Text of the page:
On Learning It’s Ok

My poor husband. He is married to a slob. There are nicer ways of putting that, but they are less true. I’ve always been a messy person, and it’s not something that appears to be getting better with time. I am a total, complete disaster when it comes to housekeeping (and several other things, but that’s a different post). I have tried checklists and personal rewards, I have paid cleaners, I have solicited family members to help, I have made.up.my.mind that I will be a new person time and time again. But yet there is mess.

When you walk into my home, there are things everywhere. Empty bottles, ukeleles, play doh crumbles, shoes, socks, pajamas, toys, paint brushes, books, you name it. I have spent many tears over my inability to “keep it together” and the feeling that I am failing. Any time someone walks through our door, we are apologizing about the mess. And do you know what? I’m tired of apologizing.

I am learning that it’s ok. It’s ok that there are toys by the front door, because it took me 5 years of praying for children to get to toys on the floor. It’s ok that there are ukeleles and play doh bits on my dining room table and paintbrushes in my sink, because this home is full of life and art and music and I wouldn’t have it any other way. It’s ok that there are books spread across the couch because that means our curious little minds and growing and learning and quality time together is happening. It’s ok that I haven’t washed a bottle in over 24 hours because I have spent many of those hours holding this sweet baby and giving him the food he needs to grow grow grow. It’s ok. Our home is a complete disaster zone, and it’s ok.

So the next time you come to my house, and you worry that a tropical storm may have just come through, I will not be apologizing for my mess. This is a happy, inviting home and I am proud of that.

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Our Miracle Boy

Most of you have seen our video, introducing our newly official son, Dalton. Our adoption day was Friday, and we spent the weekend celebrating big.

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We wanted to show off his handsome face and let you oooh and ahhh over those blue eyes like we do. But what we couldn’t fit in the video was the miraculous entwining of Dalton’s story and ours. God’s hand moved mightily through our lives, and I don’t believe the details are small coincidences.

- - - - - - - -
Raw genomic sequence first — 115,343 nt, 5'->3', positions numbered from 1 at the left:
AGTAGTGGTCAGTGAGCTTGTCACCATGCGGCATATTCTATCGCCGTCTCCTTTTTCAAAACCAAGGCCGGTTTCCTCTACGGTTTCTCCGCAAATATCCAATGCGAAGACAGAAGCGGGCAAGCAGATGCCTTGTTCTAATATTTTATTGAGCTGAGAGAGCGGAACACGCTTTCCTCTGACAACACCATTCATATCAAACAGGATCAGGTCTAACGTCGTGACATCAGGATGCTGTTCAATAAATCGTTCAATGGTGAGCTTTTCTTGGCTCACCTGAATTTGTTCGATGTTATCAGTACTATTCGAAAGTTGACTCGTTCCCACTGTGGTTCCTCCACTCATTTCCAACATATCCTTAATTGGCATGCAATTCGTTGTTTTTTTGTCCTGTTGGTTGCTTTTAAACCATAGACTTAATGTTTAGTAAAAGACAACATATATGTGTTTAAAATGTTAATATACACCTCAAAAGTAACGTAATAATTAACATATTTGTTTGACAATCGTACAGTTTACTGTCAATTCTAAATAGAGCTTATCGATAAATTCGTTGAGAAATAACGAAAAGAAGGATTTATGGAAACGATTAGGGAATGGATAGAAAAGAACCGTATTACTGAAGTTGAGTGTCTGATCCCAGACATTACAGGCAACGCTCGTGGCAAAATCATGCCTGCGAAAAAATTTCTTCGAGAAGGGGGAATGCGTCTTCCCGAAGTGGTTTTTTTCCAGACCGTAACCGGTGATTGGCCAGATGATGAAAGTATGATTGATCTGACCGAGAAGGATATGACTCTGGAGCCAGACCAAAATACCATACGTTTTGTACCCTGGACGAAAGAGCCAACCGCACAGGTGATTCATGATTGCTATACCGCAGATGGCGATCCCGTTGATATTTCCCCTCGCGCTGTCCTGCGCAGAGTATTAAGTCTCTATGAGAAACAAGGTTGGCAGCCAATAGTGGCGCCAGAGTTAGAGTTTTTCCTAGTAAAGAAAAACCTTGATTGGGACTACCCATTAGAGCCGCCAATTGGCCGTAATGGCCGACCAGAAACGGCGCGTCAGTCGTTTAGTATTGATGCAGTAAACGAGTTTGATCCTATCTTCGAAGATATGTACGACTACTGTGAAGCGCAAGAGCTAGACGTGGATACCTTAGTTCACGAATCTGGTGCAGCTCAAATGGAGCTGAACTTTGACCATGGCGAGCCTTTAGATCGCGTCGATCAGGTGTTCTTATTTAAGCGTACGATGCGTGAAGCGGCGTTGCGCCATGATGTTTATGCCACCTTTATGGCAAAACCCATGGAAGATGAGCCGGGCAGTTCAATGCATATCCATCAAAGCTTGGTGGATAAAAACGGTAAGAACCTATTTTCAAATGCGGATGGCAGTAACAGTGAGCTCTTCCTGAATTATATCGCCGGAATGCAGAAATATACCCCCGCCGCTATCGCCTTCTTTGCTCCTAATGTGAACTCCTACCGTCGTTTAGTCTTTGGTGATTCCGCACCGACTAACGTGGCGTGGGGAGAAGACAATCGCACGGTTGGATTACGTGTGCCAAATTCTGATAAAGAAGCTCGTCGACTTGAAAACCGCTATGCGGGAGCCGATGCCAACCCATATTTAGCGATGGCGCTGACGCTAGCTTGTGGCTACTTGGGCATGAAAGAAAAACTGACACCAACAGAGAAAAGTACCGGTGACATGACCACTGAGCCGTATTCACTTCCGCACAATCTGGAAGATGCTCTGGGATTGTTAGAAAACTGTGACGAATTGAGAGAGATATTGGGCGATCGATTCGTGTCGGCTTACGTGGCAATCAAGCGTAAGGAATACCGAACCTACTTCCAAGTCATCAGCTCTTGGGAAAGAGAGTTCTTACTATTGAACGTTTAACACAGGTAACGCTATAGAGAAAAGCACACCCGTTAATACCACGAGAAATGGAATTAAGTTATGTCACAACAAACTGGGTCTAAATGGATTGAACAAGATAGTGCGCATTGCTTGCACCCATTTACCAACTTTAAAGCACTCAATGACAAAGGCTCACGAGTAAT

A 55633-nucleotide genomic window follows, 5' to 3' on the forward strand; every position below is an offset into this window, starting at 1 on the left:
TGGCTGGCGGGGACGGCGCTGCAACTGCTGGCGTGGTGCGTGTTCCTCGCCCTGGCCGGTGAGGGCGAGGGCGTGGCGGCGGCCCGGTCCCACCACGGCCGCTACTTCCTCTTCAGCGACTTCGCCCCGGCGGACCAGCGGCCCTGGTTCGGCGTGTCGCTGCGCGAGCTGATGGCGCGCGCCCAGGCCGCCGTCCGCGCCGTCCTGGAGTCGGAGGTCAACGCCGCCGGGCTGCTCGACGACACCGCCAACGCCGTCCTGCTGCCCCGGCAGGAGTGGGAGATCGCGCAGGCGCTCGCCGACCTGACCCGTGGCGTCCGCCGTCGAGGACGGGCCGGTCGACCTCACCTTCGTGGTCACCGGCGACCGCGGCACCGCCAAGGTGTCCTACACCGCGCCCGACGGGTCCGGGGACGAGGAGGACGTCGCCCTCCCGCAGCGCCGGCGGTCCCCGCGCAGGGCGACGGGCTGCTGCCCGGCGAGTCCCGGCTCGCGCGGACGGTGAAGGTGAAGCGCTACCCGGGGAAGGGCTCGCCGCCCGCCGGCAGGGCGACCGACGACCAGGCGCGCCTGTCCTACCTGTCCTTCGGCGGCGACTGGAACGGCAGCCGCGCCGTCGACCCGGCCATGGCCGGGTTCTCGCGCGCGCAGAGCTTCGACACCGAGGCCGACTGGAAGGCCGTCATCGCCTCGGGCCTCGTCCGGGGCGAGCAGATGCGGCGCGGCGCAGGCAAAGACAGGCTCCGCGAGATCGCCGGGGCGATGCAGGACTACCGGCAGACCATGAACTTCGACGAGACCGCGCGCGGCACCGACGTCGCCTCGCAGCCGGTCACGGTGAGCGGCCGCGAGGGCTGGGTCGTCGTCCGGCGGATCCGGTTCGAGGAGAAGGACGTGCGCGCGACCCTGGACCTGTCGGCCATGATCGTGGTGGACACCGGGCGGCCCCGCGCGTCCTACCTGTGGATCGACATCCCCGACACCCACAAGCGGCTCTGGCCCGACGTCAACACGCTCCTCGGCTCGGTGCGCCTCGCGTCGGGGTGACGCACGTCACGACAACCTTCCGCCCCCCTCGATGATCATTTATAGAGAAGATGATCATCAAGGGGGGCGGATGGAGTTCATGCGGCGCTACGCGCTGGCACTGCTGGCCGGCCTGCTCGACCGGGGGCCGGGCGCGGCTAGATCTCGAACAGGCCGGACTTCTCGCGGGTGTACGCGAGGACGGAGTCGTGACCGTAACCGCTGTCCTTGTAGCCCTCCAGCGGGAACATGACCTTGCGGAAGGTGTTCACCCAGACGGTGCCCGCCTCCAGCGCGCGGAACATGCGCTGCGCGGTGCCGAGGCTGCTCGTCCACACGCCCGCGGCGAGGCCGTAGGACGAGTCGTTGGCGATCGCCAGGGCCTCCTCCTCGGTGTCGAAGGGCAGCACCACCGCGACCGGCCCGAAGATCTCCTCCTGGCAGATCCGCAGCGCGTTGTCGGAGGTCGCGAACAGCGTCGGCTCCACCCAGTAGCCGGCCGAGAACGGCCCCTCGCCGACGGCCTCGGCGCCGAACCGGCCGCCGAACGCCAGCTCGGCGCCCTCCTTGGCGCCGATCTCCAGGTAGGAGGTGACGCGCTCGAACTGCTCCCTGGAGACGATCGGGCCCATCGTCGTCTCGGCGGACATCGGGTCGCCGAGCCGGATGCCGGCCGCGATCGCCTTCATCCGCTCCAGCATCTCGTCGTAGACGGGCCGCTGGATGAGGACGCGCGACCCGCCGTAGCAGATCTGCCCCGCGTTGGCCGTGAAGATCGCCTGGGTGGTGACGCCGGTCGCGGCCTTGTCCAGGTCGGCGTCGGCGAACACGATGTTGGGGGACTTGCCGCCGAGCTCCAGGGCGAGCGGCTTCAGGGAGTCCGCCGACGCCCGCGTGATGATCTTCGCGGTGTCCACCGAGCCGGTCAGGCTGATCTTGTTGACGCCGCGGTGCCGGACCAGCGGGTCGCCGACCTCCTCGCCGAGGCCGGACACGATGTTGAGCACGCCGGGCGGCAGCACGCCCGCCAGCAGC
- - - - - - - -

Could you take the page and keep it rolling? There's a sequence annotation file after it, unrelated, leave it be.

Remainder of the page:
The first miracle of our meeting was announced during the first home visit after Dalton was placed with us. Our support-worker said, “he never should have come to you. They made a mistake.”

On the day Dalton was to be moved, the DCS employee making the call mixed something up, and called us by mistake. She was supposed to have called a waiting family, pre-selected as an adoptive home. She was supposed to call someone else. But she called us. And we said yes. Thank God for her mistake.

I also discovered, reading through old journals, that on the day Dalton was born, I had a dream that woke me in tears about our baby. We had adopted a newborn baby and it felt so real, my heart ached for weeks afterward. I believe God was telling me I was a mother. I only needed to wait.

But my favorite detail of our miracle boy’s story is this: on the day Dalton went into state custody the first time, we signed up for our first foster care classes.

It was our first step toward each other. Both of us stepping out into the unknown at the same time. Our stories took time, both stories moved through pain and fear. But God knew. The stirring in our hearts was big and planned from the start.

As Dalton so beautifully explained a few nights ago before bed, “I was in your heart and God told you, ‘be patient’ and you were waiting for your Dalty and God told you, ‘wait for that Dalty!’ and then I was here!”

Thank you, Lord. My son is here.

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